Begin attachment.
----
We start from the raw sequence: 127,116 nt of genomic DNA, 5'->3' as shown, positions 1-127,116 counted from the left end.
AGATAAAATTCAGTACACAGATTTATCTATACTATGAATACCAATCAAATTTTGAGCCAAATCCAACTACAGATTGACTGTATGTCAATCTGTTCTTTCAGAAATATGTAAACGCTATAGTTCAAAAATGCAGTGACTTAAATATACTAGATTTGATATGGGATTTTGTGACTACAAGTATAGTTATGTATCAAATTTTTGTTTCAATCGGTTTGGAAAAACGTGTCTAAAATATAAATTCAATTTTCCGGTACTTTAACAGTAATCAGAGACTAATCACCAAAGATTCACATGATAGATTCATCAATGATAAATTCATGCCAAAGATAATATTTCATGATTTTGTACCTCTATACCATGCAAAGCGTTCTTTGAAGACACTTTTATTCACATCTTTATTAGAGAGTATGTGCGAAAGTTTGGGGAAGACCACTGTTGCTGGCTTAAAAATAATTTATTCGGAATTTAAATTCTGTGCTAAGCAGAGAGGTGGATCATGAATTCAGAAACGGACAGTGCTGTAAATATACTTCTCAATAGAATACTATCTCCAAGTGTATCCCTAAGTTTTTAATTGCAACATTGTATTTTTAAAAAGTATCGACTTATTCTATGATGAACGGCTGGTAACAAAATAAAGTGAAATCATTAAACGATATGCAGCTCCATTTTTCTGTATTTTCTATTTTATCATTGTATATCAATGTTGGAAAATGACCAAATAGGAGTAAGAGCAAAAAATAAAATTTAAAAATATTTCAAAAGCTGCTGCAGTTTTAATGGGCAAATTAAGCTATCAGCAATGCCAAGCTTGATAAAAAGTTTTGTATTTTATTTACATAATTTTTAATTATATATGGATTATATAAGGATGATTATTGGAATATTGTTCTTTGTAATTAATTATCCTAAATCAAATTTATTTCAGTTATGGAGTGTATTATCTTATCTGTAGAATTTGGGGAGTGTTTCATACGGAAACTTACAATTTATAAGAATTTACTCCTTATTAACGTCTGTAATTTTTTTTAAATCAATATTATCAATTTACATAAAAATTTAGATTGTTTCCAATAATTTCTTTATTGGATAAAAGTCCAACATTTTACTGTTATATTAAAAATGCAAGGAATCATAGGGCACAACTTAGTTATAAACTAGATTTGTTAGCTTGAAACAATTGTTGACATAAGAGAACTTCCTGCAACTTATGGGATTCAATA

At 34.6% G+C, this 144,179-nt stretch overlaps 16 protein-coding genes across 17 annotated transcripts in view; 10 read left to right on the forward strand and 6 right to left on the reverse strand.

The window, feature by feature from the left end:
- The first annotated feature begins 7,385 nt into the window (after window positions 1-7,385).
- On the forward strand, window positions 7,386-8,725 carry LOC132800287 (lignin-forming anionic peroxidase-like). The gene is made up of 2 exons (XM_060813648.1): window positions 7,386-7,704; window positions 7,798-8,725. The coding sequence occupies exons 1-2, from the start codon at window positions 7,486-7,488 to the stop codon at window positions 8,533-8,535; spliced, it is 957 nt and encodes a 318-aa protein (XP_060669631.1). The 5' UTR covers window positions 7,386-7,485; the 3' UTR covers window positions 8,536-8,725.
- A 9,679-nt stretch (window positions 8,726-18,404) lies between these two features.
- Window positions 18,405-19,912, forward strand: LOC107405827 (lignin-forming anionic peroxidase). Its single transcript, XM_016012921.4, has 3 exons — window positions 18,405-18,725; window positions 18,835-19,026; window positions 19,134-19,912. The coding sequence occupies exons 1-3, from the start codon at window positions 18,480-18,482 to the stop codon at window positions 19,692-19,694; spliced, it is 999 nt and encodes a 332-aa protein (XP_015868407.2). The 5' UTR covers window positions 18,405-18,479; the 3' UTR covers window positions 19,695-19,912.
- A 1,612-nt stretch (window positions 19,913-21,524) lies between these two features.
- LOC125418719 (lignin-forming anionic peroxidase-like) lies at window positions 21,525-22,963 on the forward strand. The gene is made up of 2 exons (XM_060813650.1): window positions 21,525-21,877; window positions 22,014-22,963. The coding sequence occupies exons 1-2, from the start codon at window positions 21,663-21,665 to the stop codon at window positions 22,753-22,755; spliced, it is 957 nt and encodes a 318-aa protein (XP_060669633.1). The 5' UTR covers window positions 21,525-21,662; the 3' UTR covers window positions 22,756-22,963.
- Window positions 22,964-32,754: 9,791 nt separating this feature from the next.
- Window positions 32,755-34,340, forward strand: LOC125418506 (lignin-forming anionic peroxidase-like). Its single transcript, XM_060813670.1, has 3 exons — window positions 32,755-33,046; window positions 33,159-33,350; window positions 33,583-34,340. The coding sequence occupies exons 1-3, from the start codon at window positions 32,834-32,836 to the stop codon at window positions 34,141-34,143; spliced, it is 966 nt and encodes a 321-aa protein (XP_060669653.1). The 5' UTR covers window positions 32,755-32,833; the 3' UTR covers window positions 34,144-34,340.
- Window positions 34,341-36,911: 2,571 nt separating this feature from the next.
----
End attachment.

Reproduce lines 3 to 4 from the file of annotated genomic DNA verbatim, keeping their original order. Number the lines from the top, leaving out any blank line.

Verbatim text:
At 34.6% G+C, this 144,179-nt stretch overlaps 16 protein-coding genes across 17 annotated transcripts in view; 10 read left to right on the forward strand and 6 right to left on the reverse strand.

The window, feature by feature from the left end: